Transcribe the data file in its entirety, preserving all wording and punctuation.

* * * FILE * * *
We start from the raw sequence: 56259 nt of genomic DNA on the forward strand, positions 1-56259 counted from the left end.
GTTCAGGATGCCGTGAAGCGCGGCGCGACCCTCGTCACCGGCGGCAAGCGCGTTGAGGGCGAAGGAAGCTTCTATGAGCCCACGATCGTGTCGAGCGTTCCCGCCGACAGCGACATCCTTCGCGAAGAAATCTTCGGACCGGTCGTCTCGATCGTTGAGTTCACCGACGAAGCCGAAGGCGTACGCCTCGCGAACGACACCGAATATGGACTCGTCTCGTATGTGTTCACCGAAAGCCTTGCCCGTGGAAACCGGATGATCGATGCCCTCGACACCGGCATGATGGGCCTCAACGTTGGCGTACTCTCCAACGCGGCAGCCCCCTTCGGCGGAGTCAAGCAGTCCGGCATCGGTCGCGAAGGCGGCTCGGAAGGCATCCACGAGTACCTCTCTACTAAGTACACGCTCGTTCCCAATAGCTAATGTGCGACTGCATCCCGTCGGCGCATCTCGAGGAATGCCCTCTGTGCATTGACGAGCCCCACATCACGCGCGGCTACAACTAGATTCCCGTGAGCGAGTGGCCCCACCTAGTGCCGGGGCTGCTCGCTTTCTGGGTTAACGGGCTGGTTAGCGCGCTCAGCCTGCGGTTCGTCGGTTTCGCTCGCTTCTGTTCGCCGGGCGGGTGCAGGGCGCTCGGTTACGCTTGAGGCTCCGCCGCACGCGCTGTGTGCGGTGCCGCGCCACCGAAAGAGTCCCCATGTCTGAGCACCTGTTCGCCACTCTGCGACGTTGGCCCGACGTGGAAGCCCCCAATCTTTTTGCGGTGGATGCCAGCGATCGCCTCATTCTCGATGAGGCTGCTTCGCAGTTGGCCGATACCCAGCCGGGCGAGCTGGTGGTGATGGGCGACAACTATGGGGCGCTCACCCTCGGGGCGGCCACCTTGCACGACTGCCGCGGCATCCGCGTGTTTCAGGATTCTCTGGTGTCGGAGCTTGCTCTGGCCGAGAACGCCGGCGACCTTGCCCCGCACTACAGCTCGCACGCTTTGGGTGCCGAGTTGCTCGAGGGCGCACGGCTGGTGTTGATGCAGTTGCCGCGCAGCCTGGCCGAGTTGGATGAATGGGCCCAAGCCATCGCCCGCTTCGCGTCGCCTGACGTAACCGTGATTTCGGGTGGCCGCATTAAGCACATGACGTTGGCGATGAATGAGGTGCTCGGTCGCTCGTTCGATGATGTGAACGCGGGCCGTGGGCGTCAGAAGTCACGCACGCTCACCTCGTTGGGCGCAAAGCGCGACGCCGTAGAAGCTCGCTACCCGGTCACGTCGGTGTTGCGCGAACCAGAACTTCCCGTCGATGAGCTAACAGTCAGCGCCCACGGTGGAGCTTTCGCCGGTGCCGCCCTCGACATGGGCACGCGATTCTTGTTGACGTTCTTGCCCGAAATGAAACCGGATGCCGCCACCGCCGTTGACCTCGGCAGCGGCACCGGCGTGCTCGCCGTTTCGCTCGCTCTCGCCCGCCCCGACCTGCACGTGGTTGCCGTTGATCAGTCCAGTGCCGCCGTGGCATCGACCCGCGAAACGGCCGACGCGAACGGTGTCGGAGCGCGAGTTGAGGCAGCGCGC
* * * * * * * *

We start from the raw sequence: 56259 nt of genomic DNA on the forward strand, positions 1-56259 counted from the left end.
GTTCAGGATGCCGTGAAGCGCGGCGCGACCCTCGTCACCGGCGGCAAGCGCGTTGAGGGCGAAGGAAGCTTCTATGAGCCCACGATCGTGTCGAGCGTTCCCGCCGACAGCGACATCCTTCGCGAAGAAATCTTCGGACCGGTCGTCTCGATCGTTGAGTTCACCGACGAAGCCGAAGGCGTACGCCTCGCGAACGACACCGAATATGGACTCGTCTCGTATGTGTTCACCGAAAGCCTTGCCCGTGGAAACCGGATGATCGATGCCCTCGACACCGGCATGATGGGCCTCAACGTTGGCGTACTCTCCAACGCGGCAGCCCCCTTCGGCGGAGTCAAGCAGTCCGGCATCGGTCGCGAAGGCGGCTCGGAAGGCATCCACGAGTACCTCTCTACTAAGTACACGCTCGTTCCCAATAGCTAATGTGCGACTGCATCCCGTCGGCGCATCTCGAGGAATGCCCTCTGTGCATTGACGAGCCCCACATCACGCGCGGCTACAACTAGATTCCCGTGAGCGAGTGGCCCCACCTAGTGCCGGGGCTGCTCGCTTTCTGGGTTAACGGGCTGGTTAGCGCGCTCAGCCTGCGGTTCGTCGGTTTCGCTCGCTTCTGTTCGCCGGGCGGGTGCAGGGCGCTCGGTTACGCTTGAGGCTCCGCCGCACGCGCTGTGTGCGGTGCCGCGCCACCGAAAGAGTCCCCATGTCTGAGCACCTGTTCGCCACTCTGCGACGTTGGCCCGACGTGGAAGCCCCCAATCTTTTTGCGGTGGATGCCAGCGATCGCCTCATTCTCGATGAGGCTGCTTCGCAGTTGGCCGATACCCAGCCGGGCGAGCTGGTGGTGATGGGCGACAACTATGGGGCGCTCACCCTCGGGGCGGCCACCTTGCACGACTGCCGCGGCATCCGCGTGTTTCAGGATTCTCTGGTGTCGGAGCTTGCTCTGGCCGAGAACGCCGGCGACCTTGCCCCGCACTACAGCTCGCACGCTTTGGGTGCCGAGTTGCTCGAGGGCGCACGGCTGGTGTTGATGCAGTTGCCGCGCAGCCTGGCCGAGTTGGATGAATGGGCCCAAGCCATCGCCCGCTTCGCGTCGCCTGACGTAACCGTGATTTCGGGTGGCCGCATTAAGCACATGACGTTGGCGATGAATGAGGTGCTCGGTCGCTCGTTCGATGATGTGAACGCGGGCCGTGGGCGTCAGAAGTCACGCACGCTCACCTCGTTGGGCGCAAAGCGCGACGCCGTAGAAGCTCGCTACCCGGTCACGTCGGTGTTGCGCGAACCAGAACTTCCCGTCGATGAGCTAACAGTCAGCGCCCACGGTGGAGCTTTCGCCGGTGCCGCCCTCGACATGGGCACGCGATTCTTGTTGACGTTCTTGCCCGAAATGAAACCGGATGCCGCCACCGCCGTTGACCTCGGCAGCGGCACCGGCGTGCTCGCCGTTTCGCTCGCTCTCGCCCGCCCCGACCTGCACGTGGTTGCCGTTGATCAGTCCAGTGCCGCCGTGGCATCGACCCGCGAAACGGCCGACGCGAACGGTGTCGGAGCGCGAGTTGAGGCAGCGCGC